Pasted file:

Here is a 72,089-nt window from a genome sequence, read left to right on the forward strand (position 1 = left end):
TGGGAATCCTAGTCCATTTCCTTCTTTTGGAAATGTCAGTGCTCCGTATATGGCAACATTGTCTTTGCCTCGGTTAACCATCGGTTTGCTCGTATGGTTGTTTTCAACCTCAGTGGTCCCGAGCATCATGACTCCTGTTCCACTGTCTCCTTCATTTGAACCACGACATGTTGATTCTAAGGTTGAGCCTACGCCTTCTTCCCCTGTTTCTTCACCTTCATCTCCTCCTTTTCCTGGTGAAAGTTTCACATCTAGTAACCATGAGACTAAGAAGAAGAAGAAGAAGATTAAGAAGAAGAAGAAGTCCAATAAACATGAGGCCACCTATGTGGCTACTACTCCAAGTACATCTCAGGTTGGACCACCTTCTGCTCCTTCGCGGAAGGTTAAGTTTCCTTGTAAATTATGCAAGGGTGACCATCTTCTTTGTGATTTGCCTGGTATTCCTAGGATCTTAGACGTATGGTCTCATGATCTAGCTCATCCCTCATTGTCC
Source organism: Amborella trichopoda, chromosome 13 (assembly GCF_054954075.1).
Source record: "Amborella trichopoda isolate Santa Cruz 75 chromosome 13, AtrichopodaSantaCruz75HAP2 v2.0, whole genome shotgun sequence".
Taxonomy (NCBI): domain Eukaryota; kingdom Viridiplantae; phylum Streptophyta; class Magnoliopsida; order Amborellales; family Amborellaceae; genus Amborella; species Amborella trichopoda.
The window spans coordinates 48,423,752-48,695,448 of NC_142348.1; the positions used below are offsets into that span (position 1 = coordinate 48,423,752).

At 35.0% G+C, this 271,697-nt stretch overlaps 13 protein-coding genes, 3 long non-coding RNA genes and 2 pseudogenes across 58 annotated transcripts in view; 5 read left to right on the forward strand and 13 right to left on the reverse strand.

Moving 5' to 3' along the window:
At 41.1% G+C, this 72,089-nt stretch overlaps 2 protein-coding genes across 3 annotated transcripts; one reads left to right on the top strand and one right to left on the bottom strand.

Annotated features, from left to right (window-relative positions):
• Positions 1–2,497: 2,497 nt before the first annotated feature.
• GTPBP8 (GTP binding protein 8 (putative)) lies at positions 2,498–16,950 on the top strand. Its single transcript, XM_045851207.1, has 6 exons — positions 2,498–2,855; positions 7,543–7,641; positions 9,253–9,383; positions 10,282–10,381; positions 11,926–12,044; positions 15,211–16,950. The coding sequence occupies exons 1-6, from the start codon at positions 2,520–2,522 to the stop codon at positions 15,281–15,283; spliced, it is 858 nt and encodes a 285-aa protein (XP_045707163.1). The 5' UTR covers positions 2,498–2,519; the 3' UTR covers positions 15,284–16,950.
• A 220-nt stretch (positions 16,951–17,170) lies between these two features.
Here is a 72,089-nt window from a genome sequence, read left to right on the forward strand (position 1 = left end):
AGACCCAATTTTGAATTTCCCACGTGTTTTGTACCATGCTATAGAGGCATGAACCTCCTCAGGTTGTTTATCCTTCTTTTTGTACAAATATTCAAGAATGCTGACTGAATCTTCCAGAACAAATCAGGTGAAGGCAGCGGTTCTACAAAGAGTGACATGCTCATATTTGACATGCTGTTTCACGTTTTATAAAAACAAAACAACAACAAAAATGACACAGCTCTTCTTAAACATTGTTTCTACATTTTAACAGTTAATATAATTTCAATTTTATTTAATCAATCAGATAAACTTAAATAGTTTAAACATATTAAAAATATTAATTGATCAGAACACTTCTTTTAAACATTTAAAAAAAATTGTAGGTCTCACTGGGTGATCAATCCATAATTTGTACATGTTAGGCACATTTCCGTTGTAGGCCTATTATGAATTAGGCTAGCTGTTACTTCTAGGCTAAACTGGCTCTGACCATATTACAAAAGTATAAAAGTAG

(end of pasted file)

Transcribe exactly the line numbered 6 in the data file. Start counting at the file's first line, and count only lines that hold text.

The window spans coordinates 48,423,752-48,695,448 of NC_142348.1; the positions used below are offsets into that span (position 1 = coordinate 48,423,752).